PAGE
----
Kate Rucinski, Johns Hopkins Bloomberg School of Public Health
Louis Masankha Banda, FHI 360

This blog post was originally featured on Infectious Diseases Society of America’s (IDSA) Science Speaks blog. To read the full blog post, click here.

Given the hard work of communities, government, academics and implementing partners, there have been significant decreases in HIV incidence over the last decade in countries across sub-Saharan Africa including Malawi. Targeted scale-up of HIV testing and antiretroviral-based prevention and treatment programs has increased the coverage of lifesaving services across the country. However, new infections haven’t slowed as much as had been expected based on projections from mathematical models. And this disconnect may be due to essential HIV services still being largely out of reach for populations that have historically been marginalized from the HIV response.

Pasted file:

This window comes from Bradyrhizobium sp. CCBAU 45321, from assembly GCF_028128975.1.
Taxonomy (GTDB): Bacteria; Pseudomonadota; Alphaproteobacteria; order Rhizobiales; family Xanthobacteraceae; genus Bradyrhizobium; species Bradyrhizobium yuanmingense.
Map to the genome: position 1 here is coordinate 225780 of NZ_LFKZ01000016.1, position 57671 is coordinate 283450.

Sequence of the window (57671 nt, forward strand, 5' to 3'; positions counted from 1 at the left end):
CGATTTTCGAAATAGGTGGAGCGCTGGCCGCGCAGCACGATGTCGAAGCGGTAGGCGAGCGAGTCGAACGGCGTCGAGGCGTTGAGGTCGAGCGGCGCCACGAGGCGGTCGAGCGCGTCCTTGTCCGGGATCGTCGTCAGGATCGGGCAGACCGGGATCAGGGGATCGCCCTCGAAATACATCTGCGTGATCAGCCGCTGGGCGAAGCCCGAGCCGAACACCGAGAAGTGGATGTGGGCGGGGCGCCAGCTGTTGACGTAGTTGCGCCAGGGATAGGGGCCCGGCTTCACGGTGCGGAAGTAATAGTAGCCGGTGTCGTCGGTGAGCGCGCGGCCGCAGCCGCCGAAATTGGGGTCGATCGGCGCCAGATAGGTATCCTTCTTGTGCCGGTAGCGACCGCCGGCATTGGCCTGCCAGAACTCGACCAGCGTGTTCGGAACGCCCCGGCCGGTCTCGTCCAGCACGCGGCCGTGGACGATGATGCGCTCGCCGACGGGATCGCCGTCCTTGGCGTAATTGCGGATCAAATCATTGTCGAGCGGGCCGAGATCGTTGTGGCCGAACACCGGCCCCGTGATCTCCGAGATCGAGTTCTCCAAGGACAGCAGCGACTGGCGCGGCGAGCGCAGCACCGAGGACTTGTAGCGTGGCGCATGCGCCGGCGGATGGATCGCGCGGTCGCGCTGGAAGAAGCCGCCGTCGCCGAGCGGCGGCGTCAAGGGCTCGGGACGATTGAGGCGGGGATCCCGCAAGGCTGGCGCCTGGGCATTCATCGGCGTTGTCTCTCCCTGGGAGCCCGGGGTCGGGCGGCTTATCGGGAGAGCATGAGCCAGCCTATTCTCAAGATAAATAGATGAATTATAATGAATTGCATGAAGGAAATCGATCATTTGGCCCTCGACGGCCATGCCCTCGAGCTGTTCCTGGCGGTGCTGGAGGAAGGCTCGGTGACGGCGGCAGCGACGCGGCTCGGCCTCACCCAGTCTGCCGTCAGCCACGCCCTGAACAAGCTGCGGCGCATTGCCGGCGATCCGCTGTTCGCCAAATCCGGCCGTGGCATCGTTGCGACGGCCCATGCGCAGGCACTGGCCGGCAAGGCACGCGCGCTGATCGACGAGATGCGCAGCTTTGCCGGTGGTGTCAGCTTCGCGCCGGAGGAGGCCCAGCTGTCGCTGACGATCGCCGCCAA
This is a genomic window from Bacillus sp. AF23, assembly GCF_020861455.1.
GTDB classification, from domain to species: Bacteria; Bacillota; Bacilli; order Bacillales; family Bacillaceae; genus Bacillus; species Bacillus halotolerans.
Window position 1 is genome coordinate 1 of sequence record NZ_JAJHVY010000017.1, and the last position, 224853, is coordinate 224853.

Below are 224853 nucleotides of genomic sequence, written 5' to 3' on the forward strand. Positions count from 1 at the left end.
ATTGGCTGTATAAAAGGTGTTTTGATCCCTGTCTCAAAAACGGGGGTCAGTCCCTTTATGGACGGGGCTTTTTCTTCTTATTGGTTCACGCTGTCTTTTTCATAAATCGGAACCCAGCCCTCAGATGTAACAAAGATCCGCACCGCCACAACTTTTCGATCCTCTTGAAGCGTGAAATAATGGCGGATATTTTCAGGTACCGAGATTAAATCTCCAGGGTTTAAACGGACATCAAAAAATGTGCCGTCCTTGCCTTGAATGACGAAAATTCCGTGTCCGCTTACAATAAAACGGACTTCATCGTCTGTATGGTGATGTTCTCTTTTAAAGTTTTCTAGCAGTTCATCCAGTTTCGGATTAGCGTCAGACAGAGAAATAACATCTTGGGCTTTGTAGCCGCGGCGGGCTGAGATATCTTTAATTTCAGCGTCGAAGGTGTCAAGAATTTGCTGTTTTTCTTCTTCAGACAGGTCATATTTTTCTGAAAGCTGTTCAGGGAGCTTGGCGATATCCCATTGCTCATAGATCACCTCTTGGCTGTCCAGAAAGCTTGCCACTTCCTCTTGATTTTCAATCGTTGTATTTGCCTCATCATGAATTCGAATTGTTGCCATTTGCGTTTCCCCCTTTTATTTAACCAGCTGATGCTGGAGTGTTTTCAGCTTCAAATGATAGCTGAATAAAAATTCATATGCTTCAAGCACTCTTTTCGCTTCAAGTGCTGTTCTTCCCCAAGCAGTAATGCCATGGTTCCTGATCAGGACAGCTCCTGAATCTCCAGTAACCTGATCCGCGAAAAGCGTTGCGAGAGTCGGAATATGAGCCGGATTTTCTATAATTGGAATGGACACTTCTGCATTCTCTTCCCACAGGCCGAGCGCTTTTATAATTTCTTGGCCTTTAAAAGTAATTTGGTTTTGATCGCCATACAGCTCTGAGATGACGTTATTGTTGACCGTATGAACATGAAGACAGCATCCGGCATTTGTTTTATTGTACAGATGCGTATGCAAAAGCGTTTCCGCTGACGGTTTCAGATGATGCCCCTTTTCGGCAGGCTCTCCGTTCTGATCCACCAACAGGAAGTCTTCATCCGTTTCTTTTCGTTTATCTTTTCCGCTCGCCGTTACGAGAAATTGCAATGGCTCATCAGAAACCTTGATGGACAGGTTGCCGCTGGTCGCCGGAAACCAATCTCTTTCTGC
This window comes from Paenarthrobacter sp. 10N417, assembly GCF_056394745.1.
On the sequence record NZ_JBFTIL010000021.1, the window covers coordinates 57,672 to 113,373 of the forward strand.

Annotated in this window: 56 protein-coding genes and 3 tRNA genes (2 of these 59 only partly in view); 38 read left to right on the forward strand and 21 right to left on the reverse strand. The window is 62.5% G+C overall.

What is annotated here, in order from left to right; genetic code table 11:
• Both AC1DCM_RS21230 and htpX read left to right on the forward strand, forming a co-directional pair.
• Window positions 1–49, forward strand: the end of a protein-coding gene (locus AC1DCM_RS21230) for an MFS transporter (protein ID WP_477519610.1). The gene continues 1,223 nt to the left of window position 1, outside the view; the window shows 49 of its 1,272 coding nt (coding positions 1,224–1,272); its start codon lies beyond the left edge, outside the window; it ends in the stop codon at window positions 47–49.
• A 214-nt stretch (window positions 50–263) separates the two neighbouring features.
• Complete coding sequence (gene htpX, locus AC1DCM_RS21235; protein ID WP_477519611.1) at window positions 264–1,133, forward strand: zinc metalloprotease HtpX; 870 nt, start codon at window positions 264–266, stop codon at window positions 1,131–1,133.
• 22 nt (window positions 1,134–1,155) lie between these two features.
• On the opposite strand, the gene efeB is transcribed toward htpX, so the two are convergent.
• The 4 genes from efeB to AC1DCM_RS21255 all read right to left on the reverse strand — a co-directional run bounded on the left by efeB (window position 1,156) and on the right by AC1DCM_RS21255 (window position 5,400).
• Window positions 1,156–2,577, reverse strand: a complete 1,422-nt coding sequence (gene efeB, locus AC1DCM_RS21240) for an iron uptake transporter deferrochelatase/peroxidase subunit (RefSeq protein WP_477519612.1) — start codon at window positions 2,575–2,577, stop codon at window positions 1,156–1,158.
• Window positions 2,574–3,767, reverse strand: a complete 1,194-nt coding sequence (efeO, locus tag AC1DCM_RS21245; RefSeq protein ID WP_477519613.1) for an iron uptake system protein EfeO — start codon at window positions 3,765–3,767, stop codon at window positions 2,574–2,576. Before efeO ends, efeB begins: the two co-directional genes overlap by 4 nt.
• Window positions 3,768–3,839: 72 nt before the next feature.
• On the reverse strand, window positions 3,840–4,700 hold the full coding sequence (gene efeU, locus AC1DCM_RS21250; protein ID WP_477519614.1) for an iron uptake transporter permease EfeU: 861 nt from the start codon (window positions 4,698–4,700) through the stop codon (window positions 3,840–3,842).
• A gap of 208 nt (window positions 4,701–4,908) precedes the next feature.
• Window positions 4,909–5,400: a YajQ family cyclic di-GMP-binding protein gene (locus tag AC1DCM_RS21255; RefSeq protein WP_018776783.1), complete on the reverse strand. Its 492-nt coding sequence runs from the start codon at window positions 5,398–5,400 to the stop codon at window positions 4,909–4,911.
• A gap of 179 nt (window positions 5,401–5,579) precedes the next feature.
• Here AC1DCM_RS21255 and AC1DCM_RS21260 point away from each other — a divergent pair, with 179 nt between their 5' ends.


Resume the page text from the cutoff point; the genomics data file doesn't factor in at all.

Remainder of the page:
For key populations — including female sex workers, gay men and other men who have sex with men, and transgender women — a lack of friendly services combined with structural barriers such as stigma, discrimination and punitive legal policies have contributed to a high and sustained incidence of HIV, even in 2022. Our new study, published in Open Forum Infectious Diseases, examined one project’s attempts to help address some of these issues.

Read the full blog post here.